Now for the chorizo, morcilla (like black pudding) and provoleta (sort of like an Argy cross between camembert and halloumi) which you add last but eat first. Once these are all cooked you cut them up into small pieces and eat them on slices of baguette.
Hopefully once your meat is cooked your sous-chefs will have brought out an array of salads. Although carnivorous Argentines probably don’t stick to the 5-a-day guideline with all that meat salads are a perfect accompaniment to balance out the rich foods especially if there are veggies about.
Recommend: An ensiled criolla which is tomato, lettuce and onion with an olive oil and white wine dressing which cuts through the richness of the meat impeccably.
We also recommend putting some veggies on the grill once your meat is cooking. Try onions in halves, red pepper in halves (even yummier with an cracked egg sitting in them), aubergine, courgette, tomato, corn on the cob and sweet potato – you name it really, whack on whatever takes your fancy. For a rick charcoal taste you can even pop these in with the coals under the parilla.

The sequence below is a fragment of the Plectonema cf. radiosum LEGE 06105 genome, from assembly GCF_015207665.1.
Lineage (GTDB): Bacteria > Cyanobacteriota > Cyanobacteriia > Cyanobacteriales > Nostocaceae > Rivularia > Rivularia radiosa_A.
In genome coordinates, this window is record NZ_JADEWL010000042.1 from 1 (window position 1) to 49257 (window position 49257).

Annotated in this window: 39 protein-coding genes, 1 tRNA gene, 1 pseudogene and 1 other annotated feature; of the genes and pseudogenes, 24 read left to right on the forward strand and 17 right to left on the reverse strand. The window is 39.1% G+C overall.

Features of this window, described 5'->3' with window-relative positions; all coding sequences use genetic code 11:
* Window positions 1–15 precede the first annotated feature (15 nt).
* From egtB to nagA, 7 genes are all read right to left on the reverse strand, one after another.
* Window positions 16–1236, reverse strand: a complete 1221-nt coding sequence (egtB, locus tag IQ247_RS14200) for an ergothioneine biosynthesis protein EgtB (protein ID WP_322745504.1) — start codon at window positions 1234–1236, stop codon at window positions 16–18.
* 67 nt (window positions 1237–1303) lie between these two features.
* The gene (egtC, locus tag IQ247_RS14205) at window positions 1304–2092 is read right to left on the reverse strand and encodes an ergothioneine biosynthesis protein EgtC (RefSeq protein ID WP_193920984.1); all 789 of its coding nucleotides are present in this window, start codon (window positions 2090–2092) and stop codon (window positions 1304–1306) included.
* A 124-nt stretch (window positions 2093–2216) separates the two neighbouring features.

Did someone say sauce? Argentinians are much more sophisticated than us Western folk. They don’t smother their meats in mayonnaise, ketchup or worse burger sauce. They a herb-based condiment known as chimichurri made from dried oregano. You can buy it already made or you can even make it yourself by adding some olive oil, chilli and garlic for a bit of a kick. And/or salsa works perfectly (salsa criolla) made from red pepper, tomato, onion, parsley oil and vinegar.
Argentines don’t really do plates and cutlery at asados. It’s all served as finger-food on big chopping boards.
If you’ve followed this correctly you should be tucking into the succulent meat with heavily red stained Malbec lips at around midnight. Now you know, come to Argentina, Study Spanish and discover its magnificent food.
Tip: Serve the meat in order that it’s ready.
Make sure you have a round of applause for the asador because he/she has earned it!